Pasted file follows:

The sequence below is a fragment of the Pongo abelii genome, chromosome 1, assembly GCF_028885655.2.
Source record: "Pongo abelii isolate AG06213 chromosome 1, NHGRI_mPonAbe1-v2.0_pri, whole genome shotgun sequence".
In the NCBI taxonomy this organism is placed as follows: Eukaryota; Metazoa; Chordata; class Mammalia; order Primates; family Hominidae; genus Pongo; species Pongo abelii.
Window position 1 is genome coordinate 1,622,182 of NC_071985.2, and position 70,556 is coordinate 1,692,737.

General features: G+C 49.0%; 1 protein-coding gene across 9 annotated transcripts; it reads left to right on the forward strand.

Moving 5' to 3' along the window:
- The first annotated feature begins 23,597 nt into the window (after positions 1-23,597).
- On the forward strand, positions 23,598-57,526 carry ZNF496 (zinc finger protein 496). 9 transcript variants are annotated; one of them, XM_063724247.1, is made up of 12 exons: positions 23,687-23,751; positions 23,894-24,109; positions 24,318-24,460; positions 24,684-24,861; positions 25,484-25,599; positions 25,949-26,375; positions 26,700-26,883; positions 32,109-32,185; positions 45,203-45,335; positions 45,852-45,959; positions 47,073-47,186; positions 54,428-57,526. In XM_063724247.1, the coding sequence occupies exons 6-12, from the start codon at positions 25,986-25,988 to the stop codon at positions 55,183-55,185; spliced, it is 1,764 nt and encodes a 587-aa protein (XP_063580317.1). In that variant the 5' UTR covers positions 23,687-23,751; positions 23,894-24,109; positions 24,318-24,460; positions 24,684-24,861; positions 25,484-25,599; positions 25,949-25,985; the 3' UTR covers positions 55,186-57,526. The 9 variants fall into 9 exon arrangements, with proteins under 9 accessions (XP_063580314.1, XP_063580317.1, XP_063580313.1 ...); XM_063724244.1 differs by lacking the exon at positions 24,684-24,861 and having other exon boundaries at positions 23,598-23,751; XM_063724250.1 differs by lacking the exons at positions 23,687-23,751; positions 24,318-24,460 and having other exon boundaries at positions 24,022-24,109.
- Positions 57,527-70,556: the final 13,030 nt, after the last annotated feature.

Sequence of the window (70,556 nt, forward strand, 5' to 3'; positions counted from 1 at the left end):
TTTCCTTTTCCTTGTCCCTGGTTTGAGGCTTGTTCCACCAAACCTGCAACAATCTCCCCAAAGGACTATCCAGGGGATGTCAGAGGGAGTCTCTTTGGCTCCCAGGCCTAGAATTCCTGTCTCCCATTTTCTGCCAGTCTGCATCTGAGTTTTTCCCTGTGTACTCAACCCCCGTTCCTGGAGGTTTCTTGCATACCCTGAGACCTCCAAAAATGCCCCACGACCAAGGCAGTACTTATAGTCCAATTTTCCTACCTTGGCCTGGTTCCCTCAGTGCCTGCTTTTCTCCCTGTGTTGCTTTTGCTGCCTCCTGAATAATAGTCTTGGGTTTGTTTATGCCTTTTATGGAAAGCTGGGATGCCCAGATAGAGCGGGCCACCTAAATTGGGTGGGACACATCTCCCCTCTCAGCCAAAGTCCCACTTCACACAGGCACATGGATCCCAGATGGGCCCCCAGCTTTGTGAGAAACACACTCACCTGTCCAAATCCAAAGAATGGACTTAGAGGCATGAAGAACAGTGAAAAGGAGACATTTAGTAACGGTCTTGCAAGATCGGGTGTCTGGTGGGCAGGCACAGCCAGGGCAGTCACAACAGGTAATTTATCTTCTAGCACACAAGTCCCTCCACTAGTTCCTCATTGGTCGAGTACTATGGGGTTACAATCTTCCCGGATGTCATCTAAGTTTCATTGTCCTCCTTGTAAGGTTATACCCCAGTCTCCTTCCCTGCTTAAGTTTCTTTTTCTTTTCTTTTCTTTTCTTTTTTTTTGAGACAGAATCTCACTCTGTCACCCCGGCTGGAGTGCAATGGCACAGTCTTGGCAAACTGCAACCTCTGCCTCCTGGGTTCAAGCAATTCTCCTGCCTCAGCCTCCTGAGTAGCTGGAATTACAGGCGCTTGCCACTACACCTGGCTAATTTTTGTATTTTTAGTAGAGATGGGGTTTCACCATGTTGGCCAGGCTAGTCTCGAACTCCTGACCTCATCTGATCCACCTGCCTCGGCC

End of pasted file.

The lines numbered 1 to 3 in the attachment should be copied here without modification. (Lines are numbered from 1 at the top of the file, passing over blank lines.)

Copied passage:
The sequence below is a fragment of the Pongo abelii genome, chromosome 1, assembly GCF_028885655.2.
Source record: "Pongo abelii isolate AG06213 chromosome 1, NHGRI_mPonAbe1-v2.0_pri, whole genome shotgun sequence".
In the NCBI taxonomy this organism is placed as follows: Eukaryota; Metazoa; Chordata; class Mammalia; order Primates; family Hominidae; genus Pongo; species Pongo abelii.